Signal Peak Mine south of Roundup nears completion

2009-05-19T00:00:00Z Signal Peak Mine south of Roundup nears completionLINDA HALSTEAD-ACHARYA Of The Gazette Staff The Billings Gazette

According to the laws of physics, energy can neither be created nor destroyed.

But sometimes it takes energy to tap energy. And that's why the developers of Signal Peak Mine south of Roundup are - fast and furiously - pouring resources into the state's largest current construction project.

At 3,000 tons per day, miners are sending a steady stream of coal out of the mine's portal. The flow is currently being directed to a temporary stockpile. But by summer, the black heap will begin to shrink as the first of Signal Peak's product is shipped off to power plants in Ohio.

"We measure it in tons, but we really sell energy," said Michael Placha, vice president of Signal Peak Mine and the related Global Rail. "When it gets to the power station, they look at the BTUs."

A visit to the burgeoning mine site south of Roundup reveals a landscape under rapid transformation.

In the shadow of six mega-cranes hoisting materials from point A to point B, trucks and heavy equipment rumble through the mine's network of surface roads. Deliveries from around the globe are staged strategically at a dozen or so active construction sites.

Out of sight but not out of the equation, crews are simultaneously preparing the underground coal seam for the arrival of the massive longwall mining machine.

"It's a big jigsaw puzzle," said Chris Keygan, who is managing the above-ground work for Taggart Global, the firm charged with constructing the surface facilities. Keygan points to piles of steel supports, tagged with bright neon tape and coded with handwritten numbers. He also refers to a detailed computer printout that outlines the strategy for a multipronged construction schedule.

"It's an art," he said. "It takes years to learn."

• • •

In the past few months, as frigid temperatures yielded to sporadic spring storms, the above-ground facilities have burst onto the scene. One stretch of conveyor system, resembling a misplaced thrill ride, dominates the skyline. To the north, the spacious processing plant rivals the footprint of an indoor arena football practice facility. When complete, however, it will stand 100 feet, or about 10 stories high.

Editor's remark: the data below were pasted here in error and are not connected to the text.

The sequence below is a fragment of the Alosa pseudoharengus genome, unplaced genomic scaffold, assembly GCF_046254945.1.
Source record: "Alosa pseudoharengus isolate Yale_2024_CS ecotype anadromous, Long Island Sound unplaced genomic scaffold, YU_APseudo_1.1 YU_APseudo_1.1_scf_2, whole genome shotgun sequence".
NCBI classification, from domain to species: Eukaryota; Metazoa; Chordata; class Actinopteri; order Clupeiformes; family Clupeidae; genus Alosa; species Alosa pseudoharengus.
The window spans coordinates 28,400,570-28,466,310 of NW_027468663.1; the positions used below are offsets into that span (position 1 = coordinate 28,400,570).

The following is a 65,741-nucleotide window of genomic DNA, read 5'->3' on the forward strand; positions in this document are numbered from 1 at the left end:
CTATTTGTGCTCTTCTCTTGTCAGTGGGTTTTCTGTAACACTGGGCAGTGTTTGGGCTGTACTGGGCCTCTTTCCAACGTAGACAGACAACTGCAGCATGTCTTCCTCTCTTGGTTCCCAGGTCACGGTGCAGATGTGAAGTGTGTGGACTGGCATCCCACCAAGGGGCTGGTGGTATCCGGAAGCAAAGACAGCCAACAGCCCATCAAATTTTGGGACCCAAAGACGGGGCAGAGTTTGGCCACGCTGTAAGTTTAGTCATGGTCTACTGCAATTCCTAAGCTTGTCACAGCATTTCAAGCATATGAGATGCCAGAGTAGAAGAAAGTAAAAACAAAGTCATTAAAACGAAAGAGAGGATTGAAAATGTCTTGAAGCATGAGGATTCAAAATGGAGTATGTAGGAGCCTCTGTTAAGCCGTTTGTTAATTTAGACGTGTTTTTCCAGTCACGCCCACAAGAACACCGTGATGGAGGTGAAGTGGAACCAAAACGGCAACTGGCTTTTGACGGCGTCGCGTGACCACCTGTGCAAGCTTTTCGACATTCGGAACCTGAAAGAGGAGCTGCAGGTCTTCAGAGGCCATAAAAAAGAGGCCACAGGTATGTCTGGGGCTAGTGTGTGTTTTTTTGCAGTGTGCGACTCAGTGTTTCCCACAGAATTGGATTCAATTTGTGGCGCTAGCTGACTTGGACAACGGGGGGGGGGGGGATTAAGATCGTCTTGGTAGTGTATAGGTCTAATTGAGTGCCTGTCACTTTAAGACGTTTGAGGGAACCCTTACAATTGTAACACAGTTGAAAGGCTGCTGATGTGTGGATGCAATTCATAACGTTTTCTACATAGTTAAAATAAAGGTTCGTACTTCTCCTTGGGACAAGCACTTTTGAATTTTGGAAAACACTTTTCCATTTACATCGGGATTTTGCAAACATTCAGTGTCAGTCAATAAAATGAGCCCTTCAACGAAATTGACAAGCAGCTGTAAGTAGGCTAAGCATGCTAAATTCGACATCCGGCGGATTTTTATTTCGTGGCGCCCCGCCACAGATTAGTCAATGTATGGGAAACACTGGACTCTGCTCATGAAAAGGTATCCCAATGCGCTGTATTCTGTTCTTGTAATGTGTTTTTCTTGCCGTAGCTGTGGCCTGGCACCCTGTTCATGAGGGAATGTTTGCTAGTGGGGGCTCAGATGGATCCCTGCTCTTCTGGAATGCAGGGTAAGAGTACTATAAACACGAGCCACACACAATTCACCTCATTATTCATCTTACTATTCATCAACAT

Just below, work is wrapping up on a 1.8 million-gallon thickening tank. And off to the west, a massive groundwork project - the 6-mile railroad loop - merely waits for the track to be laid.

Placha, whose resume includes the planning and design of coal mine surface facilities around the globe, said he sketched out the concept for Signal Peak's Mine in the summer of 2007. Late last July, the Ohio-based Boich Cos. and FirstEnergy bought the property with plans to invest $450 million in developing both the mine and the related 31-mile railroad to Broadview. With completion slated for summer, the entire project will have gone from pencil to finished product in less than two years.

• • •

Two hundred feet beneath the surface, miners are working on two rectangular "panels" of coal. One stretches 22,000 feet to the south, almost extending under the Yellowstone County line. The other runs alongside the first but about a mile shorter. Measuring 1,250 feet in width, both are being prepared for longwall mining.

The massive machine referred to as the "longwall shearer," is expected to arrive sometime in June. It will be trucked in in 189 pieces and assembled underground. Working from the distant end of the coal panel back toward the mine's portal, the longwall mining machine will carve the coal from the face as it moves. When the 9-foot-thick seam is mined from those panels, the empty shafts will be left to collapse. And by then the machine will have moved on to new panels.